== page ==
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Letters of the great kings of the ancient Near East : the royal correspondence of the late Bronze Age

Author: Trevor Bryce
Publisher: London ; New York : Routledge, 2003.
Edition/Format:   Book : EnglishView all editions and formats
Database:WorldCat
Summary:
"From numerous surviving letters, we know that the Great Kings of the ancient Near East wrote to each other on a regular basis. The kings often appear pompous, arrogant and petty in their dealings with one another. But their correspondence played a major role in the international diplomacy of the period, underpinning a number of the pacts made between them." "Professor Bryce uses the royal letters as the focus of a  Read more...
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Genre/Form: History
Records and correspondence
Sources
Correspondance
Correspondence
Document Type: Book
All Authors / Contributors: Trevor Bryce
ISBN: 041525857X 9780415258579 9780203504987 0203504984
OCLC Number: 52159937
Description: xi, 253 p. : ill., maps ; 24 cm.
Contents: Setting the scene. The main players: the five great kingdoms. The interaction of the players: imperial administration and international relationships --
The letters and their themes. Letters and messengers. The club of royal brothers. Gift-exchanges. The marriage market. Sending for the doctor --
Historical episodes. The Syrian principalities. The warlords of Amurru. Hittite frontier correspondence. An extraordinary request. Letter to a Mycenaean king. The elusive Urhi-teshub --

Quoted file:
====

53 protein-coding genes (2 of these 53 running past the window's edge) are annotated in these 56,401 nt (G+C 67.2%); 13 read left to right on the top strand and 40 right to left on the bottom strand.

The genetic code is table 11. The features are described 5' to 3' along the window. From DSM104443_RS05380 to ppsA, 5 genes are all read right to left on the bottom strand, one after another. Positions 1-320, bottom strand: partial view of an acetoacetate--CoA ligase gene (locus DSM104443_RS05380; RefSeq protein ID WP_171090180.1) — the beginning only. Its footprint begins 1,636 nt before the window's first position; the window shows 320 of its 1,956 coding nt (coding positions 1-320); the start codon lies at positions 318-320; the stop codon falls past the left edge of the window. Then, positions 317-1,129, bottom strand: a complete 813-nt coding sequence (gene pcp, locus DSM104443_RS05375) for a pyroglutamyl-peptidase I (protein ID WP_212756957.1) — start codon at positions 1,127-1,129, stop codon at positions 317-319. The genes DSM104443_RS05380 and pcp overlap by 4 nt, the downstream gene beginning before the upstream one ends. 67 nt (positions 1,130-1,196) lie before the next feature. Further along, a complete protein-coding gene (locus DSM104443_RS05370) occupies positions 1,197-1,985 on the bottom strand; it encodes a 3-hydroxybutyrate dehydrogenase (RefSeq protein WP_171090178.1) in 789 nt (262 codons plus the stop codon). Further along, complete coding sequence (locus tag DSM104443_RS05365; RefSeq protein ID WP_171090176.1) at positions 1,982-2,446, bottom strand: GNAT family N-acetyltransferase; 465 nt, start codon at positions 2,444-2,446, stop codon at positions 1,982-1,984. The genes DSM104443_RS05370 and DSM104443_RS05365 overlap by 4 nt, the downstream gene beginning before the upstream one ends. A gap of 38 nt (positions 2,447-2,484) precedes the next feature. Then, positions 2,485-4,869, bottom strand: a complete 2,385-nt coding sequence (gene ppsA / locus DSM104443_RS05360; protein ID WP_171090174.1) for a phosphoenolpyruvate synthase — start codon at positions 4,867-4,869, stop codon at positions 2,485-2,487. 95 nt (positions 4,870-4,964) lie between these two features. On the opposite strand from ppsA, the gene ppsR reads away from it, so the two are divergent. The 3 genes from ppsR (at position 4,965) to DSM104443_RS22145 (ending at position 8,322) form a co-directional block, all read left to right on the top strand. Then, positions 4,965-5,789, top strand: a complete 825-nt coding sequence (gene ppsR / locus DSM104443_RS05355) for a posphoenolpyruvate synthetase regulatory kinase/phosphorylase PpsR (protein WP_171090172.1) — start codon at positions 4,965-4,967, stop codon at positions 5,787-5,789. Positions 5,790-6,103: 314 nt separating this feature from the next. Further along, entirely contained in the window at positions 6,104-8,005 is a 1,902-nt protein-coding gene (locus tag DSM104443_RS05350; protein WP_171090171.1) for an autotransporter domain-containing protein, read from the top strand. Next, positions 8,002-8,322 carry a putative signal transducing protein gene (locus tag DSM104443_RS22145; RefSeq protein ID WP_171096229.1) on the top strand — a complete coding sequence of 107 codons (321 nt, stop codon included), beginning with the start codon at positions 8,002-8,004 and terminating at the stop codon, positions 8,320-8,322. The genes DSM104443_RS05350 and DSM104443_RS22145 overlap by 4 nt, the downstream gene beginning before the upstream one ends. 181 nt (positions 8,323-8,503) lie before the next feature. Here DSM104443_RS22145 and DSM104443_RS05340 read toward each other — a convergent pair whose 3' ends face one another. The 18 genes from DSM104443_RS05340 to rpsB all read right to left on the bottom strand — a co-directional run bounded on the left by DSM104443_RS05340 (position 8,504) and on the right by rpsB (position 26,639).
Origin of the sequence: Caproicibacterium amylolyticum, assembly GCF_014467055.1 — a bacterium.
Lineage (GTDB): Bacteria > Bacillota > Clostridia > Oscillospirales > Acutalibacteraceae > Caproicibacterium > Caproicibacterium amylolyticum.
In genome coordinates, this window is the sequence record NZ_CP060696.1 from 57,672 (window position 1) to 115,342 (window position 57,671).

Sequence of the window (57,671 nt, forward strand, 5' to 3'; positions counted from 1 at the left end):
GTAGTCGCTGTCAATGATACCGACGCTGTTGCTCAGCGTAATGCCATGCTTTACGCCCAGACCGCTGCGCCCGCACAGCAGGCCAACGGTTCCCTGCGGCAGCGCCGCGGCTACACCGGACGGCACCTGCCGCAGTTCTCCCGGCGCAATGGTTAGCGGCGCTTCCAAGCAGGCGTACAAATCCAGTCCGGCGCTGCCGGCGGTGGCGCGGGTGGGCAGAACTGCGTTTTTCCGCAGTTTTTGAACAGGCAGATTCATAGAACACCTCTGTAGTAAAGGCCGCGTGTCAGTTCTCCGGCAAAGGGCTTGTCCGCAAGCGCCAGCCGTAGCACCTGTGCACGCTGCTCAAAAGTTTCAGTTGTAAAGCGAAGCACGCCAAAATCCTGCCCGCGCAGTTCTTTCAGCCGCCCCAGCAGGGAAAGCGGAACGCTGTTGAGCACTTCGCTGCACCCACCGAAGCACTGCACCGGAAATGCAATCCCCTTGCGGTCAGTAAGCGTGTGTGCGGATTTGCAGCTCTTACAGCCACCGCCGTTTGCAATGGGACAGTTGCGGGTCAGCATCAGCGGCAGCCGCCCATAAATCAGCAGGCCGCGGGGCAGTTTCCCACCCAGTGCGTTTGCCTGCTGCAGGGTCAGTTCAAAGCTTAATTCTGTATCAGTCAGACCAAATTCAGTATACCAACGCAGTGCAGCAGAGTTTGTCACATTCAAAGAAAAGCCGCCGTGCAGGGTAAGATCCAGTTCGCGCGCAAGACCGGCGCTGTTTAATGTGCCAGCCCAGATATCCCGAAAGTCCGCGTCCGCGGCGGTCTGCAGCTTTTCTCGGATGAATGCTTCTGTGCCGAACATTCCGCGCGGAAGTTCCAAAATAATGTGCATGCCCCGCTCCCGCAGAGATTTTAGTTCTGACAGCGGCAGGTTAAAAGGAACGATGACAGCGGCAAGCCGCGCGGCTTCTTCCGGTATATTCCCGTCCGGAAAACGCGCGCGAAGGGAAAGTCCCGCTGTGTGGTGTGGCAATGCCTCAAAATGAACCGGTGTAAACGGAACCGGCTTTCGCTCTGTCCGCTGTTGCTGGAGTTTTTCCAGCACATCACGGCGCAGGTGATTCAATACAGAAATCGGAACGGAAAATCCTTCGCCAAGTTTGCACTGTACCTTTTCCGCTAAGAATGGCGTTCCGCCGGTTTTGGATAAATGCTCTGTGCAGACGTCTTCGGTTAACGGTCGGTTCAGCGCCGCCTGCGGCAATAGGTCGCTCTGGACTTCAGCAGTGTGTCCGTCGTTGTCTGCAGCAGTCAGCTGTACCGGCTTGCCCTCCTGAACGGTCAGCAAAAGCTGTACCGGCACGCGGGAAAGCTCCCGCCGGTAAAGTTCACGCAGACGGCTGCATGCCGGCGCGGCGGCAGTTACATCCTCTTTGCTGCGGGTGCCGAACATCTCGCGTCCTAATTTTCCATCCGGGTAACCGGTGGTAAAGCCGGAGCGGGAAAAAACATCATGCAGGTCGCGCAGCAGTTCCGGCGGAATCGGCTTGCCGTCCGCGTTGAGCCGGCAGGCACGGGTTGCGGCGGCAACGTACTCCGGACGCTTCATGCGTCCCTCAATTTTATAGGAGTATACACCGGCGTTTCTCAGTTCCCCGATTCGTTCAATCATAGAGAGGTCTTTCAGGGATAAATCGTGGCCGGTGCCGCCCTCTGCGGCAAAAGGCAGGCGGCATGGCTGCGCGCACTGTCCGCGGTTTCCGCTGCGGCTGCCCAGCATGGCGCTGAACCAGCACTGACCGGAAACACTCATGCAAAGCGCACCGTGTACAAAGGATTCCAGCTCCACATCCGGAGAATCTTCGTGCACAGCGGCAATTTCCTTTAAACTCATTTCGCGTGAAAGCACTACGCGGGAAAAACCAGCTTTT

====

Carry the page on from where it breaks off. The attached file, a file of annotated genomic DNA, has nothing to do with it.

Last days.
Responsibility: Trevor Bryce.
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Abstract:

From the 17th to the twelfth centuries BCE, the five Great Kings of Egypt, Babylon, Hatti, Mitanni and Assyria frequently communicated by letter. Many of these letters survive to the present day.  Read more...

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'a very useful chronology... Bryce gathers and condenses an enormous amount of primary literature that allows the reader almost unfettered access to the world of the Late Bronze Age.' - Classics Read more...

 
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schema:reviewBody""From numerous surviving letters, we know that the Great Kings of the ancient Near East wrote to each other on a regular basis. The kings often appear pompous, arrogant and petty in their dealings with one another. But their correspondence played a major role in the international diplomacy of the period, underpinning a number of the pacts made between them." "Professor Bryce uses the royal letters as the focus of a new examination of this highly turbulent and volatile region, in the context of the civilizations that flourished there some 3,500 years ago. The book considers a vast range of material, from marriage-alliances and gift-exchanges, to a king's correspondence with his officials in the highly vulnerable frontier zones of his kingdom, to attempts to resolve international crises through diplomacy before they erupted into full-scale war." "As well as offering insights into events of great historical importance, the letters give us many vivid glimpses of the personalities of those writing, and show us their reactions to the events of the time."--BOOK JACKET."
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